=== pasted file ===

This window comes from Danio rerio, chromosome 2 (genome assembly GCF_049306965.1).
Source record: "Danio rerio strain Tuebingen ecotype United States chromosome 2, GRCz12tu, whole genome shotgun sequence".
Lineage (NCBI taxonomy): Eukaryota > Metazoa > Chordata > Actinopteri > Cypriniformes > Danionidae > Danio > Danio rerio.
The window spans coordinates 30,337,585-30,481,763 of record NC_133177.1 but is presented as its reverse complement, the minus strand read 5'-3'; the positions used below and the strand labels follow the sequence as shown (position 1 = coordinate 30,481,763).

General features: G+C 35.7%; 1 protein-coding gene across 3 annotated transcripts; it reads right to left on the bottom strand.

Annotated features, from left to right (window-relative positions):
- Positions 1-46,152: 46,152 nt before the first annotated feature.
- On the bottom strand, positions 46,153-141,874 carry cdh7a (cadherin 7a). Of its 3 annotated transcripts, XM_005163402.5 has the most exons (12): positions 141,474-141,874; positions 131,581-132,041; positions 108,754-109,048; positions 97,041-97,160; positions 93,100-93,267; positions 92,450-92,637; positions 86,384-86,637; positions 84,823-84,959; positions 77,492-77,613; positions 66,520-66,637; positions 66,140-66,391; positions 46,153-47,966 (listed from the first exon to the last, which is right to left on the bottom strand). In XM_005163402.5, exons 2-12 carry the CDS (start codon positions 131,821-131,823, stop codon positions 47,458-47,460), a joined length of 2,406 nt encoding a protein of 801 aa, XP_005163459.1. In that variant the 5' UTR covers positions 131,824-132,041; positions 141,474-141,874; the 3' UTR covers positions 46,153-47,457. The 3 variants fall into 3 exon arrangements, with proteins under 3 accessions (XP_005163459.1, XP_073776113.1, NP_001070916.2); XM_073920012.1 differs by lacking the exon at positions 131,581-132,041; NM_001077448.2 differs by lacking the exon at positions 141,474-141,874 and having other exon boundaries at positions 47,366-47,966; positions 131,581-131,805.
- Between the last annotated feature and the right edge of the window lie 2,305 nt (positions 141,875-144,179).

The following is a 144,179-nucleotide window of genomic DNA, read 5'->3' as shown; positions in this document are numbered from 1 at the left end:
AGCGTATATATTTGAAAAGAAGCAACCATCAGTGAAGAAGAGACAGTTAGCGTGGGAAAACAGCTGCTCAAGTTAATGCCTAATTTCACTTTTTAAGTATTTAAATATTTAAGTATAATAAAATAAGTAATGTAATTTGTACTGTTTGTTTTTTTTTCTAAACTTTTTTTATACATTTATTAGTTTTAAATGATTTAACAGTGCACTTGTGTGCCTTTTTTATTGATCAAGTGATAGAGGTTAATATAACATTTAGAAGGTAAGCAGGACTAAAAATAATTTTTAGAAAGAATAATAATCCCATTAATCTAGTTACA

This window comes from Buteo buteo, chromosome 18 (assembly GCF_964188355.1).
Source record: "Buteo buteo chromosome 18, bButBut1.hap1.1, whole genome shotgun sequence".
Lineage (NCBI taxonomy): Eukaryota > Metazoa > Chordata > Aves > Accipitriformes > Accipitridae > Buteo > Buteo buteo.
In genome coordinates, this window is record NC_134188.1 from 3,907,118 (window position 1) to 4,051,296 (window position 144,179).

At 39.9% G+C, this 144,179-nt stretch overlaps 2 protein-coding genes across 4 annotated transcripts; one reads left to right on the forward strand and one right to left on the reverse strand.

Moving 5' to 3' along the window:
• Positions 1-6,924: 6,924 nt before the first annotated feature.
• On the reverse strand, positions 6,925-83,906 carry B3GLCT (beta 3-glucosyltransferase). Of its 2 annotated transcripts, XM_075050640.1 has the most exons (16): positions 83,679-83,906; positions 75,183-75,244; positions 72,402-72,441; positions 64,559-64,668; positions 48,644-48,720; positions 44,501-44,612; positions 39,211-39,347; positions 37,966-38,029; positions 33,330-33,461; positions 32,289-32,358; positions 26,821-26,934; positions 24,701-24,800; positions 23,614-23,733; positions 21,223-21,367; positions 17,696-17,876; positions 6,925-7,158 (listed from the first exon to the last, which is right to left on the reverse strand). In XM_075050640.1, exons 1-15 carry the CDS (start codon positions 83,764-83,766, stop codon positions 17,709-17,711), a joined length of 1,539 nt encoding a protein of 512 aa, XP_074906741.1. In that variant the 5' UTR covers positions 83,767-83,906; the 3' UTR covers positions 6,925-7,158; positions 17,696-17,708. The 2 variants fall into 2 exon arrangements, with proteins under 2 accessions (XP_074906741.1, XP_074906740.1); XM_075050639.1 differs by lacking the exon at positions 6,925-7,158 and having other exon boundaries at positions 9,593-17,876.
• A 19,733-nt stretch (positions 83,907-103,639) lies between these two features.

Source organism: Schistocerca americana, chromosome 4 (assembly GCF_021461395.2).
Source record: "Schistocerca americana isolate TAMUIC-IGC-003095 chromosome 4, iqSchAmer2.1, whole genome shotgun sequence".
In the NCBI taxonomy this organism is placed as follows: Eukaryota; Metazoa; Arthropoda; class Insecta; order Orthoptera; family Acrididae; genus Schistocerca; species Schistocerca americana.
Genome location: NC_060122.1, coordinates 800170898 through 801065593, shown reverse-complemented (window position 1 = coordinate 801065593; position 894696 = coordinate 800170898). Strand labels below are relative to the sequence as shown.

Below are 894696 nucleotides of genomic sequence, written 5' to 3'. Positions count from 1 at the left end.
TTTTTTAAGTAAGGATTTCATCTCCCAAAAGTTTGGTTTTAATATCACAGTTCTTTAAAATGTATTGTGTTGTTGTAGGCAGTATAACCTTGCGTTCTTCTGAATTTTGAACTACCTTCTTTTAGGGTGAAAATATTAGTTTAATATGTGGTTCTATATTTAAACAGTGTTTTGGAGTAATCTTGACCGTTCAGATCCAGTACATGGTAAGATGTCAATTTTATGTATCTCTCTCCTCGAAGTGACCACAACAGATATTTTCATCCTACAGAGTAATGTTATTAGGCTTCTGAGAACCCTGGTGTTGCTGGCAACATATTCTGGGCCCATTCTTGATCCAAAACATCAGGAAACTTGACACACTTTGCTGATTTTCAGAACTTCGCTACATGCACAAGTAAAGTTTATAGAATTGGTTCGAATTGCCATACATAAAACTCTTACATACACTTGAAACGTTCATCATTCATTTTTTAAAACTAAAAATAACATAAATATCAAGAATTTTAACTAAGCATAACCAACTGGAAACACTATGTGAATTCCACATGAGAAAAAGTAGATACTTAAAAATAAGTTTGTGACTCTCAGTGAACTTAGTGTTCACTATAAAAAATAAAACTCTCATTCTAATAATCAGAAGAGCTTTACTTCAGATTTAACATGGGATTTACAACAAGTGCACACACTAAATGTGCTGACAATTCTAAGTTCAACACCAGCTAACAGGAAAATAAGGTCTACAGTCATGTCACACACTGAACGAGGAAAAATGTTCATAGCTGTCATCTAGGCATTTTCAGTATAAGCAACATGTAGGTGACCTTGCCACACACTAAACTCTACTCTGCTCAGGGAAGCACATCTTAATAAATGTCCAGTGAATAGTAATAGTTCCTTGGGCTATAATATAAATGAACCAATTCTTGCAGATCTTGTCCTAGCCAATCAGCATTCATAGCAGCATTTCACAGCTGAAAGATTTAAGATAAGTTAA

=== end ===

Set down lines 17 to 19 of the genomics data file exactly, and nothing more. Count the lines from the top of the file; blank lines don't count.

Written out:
Moving 5' to 3' along the window:
• Positions 1-6,924: 6,924 nt before the first annotated feature.
• On the reverse strand, positions 6,925-83,906 carry B3GLCT (beta 3-glucosyltransferase). Of its 2 annotated transcripts, XM_075050640.1 has the most exons (16): positions 83,679-83,906; positions 75,183-75,244; positions 72,402-72,441; positions 64,559-64,668; positions 48,644-48,720; positions 44,501-44,612; positions 39,211-39,347; positions 37,966-38,029; positions 33,330-33,461; positions 32,289-32,358; positions 26,821-26,934; positions 24,701-24,800; positions 23,614-23,733; positions 21,223-21,367; positions 17,696-17,876; positions 6,925-7,158 (listed from the first exon to the last, which is right to left on the reverse strand). In XM_075050640.1, exons 1-15 carry the CDS (start codon positions 83,764-83,766, stop codon positions 17,709-17,711), a joined length of 1,539 nt encoding a protein of 512 aa, XP_074906741.1. In that variant the 5' UTR covers positions 83,767-83,906; the 3' UTR covers positions 6,925-7,158; positions 17,696-17,708. The 2 variants fall into 2 exon arrangements, with proteins under 2 accessions (XP_074906741.1, XP_074906740.1); XM_075050639.1 differs by lacking the exon at positions 6,925-7,158 and having other exon boundaries at positions 9,593-17,876.